Waiting out the Storm
Ruth Logan Herne
Publisher: Steeple Hill (July 1, 2010) 224 pages
The author’s first book, “Winter’s End”, was so good (see review ) I just couldn’t wait to read her second book. So the first thing I did Tuesday morning was download “Waiting Out the Storm”. This was the first opportunity the public had to get a copy. (The official release date to stores is July 1, 2010). I must admit, I was a little worried about the ‘Sophomore Jinx’ – since the author is a famous baseball fan -- and since I didn’t think it was possible to write a better book than “Winter’s End”. I kept thinking about poor Leoncavallo of whom the critics wrote: “What can you do after you’ve penned a Pagliacci?
“Waiting out the Storm” is the first book (over 200 pages long) that I can remember ever reading in one sitting. After careful consideration, I have come to the conclusion that Ruth Logan Herne has written two books that it’s not possible to write a better book than. You might ask: “which of the two books is better?” Well, deciding that would be like seeing Derek Jeter hitting two grand slam home runs in the same game – one to right field and one to left field – and then trying to decide which one was better. Fans will be very happy with either one. Romance fans will love both books!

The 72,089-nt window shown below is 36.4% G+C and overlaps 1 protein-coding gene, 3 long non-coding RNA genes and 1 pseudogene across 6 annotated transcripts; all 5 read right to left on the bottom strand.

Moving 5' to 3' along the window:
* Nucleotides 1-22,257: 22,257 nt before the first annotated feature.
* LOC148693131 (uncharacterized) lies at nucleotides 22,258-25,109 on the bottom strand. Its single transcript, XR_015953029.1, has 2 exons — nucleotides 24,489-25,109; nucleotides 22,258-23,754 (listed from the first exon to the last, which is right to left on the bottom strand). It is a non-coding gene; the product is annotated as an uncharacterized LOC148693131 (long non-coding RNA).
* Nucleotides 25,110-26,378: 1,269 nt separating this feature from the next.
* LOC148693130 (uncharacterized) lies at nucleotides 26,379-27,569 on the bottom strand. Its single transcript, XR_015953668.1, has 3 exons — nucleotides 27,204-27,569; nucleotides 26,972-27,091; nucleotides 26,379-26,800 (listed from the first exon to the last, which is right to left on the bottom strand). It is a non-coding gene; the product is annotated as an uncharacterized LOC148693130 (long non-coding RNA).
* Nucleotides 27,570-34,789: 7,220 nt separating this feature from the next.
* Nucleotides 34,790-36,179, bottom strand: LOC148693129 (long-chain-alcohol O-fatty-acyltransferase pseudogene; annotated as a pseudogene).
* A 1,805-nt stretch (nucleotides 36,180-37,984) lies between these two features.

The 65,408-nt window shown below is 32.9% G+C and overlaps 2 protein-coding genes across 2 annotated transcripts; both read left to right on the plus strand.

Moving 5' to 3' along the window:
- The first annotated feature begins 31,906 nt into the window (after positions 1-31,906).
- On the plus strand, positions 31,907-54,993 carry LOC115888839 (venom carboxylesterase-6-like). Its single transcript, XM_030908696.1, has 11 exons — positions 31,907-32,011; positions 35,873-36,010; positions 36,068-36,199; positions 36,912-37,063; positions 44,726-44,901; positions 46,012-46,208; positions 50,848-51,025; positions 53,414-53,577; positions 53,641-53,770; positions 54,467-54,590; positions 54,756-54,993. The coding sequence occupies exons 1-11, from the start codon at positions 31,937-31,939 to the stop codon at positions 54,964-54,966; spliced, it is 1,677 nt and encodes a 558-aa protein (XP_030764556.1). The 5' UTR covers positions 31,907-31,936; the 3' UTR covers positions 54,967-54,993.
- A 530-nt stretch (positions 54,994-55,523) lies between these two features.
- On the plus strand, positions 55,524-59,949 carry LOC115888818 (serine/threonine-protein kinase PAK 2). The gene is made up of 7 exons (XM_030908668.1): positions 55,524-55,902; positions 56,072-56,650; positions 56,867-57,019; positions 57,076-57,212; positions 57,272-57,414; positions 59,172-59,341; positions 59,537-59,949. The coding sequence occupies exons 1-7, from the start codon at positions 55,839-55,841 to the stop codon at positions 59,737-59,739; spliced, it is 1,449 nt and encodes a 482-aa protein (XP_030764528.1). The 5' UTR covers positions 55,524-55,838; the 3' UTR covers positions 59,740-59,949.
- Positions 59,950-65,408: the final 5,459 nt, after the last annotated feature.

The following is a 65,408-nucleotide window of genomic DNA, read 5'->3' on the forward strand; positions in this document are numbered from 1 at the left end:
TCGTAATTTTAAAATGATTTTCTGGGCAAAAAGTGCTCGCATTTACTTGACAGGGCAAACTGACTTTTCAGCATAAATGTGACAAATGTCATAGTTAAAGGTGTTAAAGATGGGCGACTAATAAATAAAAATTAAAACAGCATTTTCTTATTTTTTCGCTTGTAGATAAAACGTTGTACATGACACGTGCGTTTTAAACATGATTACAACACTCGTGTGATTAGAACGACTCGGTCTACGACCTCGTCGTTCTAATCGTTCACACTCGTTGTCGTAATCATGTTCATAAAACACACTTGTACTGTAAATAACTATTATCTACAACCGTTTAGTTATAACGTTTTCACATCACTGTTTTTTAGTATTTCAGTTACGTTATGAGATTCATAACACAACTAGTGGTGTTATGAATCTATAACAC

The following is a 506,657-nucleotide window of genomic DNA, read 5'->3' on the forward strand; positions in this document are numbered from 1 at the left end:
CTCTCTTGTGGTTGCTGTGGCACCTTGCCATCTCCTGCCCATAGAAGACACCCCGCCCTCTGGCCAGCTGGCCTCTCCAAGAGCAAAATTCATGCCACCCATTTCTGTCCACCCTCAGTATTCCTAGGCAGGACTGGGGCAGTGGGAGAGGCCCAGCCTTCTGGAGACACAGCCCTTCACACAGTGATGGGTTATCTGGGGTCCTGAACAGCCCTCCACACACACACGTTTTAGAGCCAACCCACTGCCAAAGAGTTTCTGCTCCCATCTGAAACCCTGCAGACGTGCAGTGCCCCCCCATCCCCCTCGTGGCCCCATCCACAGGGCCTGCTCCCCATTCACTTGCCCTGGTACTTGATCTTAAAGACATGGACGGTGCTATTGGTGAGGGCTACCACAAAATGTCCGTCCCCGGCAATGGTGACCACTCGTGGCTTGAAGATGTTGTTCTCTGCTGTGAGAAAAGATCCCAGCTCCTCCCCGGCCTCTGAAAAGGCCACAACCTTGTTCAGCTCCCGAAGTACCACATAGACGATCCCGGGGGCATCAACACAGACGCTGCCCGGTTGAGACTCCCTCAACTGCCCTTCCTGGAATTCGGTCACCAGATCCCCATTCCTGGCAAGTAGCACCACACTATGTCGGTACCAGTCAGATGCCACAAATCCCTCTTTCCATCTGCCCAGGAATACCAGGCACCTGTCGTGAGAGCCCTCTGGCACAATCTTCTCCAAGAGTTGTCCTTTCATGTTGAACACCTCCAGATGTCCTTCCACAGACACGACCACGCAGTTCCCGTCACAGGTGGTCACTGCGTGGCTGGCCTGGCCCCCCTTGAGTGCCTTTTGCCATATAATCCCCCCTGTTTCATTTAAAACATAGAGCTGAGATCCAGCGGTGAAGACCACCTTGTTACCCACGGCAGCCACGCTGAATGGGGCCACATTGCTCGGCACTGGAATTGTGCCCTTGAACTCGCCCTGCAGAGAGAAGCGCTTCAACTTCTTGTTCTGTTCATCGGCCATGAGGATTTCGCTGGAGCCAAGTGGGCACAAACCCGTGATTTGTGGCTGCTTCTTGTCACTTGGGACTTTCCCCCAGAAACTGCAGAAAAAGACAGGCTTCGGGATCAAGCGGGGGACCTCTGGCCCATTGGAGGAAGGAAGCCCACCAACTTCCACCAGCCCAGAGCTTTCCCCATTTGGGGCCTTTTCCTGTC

A Wicket Change-up!
Speaking of Derek Jeter, if the author were a major league pitcher, I’m sure she could strike out the Yankee shortstop with her wicket change-up. In fact, if I had to describe RLH’s ‘voice’, I’d say it’s romantically ornery. It’s almost as if she’s taken conventional romance writing wisdom and turned it on its head --just to annoy people who think they know what is going to happen next. There’s one part in the book, for example, where I am all psyched-up for a big conflict scene but there is no conflict. Then out of nowhere comes a big conflict scene. But that’s the least of it!